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The bathhouse

There are two public bathhouses here. The western one by the main Palladius Street thoroughfare is the best preserved. The Romans were very conscientious about hygiene. Water flowed continuously into the city and waste flowed out of it (taps had not yet been invented). Many would go the baths daily. Soap had not yet been invented and people would cleanse themselves by rubbing oil on their bodies and would then scrape this and the dirt off. However, the bathhouse was not only for matters of hygiene. It also had a social function; this is where people relaxed, exercised, met friends and discussed business. 

 

Entrance was inexpensive and open to all, except perhaps slaves. Users would undress and then enter the steam room for sweating (the caldarium). This was heated by a furnace that produced hot air that circulated under the floor. This can be recognized by numerous small pillars under what would have been the floor. Customers would then relax in a warm room, the tepidarium. Finally, there was a plunge or swim in a cold pool. They would also go to the courtyard to exercise in the nude.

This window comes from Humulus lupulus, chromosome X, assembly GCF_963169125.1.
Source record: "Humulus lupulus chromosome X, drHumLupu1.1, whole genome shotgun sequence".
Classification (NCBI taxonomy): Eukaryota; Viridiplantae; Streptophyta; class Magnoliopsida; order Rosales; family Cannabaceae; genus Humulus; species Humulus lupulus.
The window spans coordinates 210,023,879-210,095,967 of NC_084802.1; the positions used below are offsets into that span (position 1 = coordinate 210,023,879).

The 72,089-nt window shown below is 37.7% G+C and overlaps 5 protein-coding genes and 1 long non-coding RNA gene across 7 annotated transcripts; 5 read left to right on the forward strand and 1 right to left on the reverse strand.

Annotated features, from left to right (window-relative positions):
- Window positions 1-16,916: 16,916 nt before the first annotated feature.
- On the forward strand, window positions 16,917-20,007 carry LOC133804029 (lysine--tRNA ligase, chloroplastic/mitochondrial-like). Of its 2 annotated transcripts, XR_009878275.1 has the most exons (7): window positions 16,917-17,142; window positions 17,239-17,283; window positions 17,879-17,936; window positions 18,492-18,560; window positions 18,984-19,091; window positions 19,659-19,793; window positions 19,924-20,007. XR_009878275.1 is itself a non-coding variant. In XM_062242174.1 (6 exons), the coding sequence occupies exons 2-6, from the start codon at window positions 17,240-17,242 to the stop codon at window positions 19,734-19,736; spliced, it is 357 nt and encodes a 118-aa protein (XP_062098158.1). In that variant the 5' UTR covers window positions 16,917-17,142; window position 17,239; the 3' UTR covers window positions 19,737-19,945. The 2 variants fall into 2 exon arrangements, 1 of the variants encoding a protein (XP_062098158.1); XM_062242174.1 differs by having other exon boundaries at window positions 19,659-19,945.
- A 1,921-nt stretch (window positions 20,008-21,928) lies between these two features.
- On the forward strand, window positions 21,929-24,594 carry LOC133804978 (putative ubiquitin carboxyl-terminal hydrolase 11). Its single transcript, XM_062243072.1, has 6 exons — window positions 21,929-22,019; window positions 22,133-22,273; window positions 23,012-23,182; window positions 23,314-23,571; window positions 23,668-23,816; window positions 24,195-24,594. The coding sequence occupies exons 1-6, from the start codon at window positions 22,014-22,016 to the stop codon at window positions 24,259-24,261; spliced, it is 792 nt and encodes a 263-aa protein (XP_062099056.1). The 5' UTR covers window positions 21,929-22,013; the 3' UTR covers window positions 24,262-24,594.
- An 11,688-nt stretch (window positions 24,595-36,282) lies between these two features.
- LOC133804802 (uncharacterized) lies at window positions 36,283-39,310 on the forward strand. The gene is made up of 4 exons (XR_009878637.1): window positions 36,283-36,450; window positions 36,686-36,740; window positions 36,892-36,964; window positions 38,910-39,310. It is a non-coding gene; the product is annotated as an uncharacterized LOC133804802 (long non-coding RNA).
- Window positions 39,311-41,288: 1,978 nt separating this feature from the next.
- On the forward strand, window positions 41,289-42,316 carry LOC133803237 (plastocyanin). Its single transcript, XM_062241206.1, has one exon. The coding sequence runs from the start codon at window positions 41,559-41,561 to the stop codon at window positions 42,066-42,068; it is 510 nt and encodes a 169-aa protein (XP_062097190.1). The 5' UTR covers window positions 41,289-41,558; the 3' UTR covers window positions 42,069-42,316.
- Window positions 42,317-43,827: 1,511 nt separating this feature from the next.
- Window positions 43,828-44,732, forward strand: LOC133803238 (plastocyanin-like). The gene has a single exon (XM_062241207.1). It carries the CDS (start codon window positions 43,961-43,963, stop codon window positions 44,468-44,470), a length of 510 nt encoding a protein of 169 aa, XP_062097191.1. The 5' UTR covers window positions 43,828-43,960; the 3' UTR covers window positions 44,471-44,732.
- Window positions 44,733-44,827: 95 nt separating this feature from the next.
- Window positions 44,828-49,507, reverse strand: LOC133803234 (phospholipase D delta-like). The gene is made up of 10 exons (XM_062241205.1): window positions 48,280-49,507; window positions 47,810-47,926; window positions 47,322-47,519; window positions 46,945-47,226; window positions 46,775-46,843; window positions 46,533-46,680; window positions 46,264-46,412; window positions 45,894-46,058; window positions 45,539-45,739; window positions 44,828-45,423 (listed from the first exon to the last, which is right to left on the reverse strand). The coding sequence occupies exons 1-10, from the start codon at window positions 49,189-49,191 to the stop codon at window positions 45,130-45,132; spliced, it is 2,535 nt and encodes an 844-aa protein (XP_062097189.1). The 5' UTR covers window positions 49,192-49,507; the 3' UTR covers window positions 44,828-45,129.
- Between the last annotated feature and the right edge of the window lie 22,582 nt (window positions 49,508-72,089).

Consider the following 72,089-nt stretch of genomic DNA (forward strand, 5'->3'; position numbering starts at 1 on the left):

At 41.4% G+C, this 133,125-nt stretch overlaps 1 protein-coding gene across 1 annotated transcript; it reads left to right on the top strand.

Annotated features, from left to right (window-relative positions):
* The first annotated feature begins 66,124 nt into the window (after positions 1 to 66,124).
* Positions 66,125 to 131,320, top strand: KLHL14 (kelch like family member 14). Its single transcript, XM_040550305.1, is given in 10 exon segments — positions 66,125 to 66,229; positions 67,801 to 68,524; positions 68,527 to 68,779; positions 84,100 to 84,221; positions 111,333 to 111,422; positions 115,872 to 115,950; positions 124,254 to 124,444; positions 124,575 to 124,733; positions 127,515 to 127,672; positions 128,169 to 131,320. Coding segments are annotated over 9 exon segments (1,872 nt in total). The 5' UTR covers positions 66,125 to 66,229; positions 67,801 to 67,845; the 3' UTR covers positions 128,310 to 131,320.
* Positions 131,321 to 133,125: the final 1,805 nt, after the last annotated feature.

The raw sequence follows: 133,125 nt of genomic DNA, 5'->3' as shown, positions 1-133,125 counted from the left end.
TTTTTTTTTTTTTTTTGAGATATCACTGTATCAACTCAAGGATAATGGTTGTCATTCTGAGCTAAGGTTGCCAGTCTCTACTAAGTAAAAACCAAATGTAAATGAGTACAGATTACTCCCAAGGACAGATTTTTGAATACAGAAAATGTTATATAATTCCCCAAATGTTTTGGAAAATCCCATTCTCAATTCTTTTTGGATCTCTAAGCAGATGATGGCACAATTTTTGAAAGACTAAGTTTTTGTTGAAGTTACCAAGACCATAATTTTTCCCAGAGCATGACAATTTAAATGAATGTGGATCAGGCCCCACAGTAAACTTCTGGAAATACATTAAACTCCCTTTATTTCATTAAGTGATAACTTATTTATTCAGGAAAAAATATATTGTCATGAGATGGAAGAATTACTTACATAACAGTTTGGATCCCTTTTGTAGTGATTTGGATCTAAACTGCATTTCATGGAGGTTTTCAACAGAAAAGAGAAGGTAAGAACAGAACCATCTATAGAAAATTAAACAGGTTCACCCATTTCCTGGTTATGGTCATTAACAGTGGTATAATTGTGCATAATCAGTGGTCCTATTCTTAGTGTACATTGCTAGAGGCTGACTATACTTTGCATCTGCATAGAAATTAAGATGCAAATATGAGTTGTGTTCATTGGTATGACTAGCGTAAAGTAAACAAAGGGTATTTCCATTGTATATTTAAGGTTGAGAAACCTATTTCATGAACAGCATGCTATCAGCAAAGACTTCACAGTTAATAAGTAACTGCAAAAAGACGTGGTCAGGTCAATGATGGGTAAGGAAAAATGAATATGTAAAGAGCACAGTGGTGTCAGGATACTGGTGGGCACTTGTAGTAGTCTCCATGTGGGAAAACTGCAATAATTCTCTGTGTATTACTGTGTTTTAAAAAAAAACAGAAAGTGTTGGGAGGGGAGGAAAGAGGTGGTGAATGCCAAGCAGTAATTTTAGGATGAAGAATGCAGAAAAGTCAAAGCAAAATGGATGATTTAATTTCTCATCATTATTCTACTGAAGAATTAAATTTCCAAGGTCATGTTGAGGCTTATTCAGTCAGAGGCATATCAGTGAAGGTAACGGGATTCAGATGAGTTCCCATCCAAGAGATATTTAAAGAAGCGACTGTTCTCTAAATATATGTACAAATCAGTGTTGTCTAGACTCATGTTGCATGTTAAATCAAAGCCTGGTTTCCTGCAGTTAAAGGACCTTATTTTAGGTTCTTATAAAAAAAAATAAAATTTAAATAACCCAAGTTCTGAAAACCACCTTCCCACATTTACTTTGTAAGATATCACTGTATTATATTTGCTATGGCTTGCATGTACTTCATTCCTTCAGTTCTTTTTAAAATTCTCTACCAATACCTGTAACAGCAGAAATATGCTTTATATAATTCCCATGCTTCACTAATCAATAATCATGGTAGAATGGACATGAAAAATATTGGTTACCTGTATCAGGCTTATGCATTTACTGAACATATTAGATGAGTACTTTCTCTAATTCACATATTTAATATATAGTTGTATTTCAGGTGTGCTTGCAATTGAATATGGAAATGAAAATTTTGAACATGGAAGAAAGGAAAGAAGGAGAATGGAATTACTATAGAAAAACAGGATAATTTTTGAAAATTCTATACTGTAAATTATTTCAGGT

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Underground heating system in the caldarium.

Palladius Street

This is the main thoroughfare that linked the theater with the tel. It was called this by its discoverers because they found a dedicatory inscription on the site. At the side of the streets were stores that opened onto a colonnaded and roofed walkway with intricate mosaic floors. The center of the walkway was for vehicles.

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The amphitheater

 

Don’t get overwhelmed with everything you see at this National Park, even though it is very impressive. It is unlikely you would have wanted to live here. It was society based on slavery. It is estimated that between 10 to 20% of the population in such cities were slaves. Someone had to do the work while the citizens relaxed in the pools. Some female slaves were forced into working in public brothels.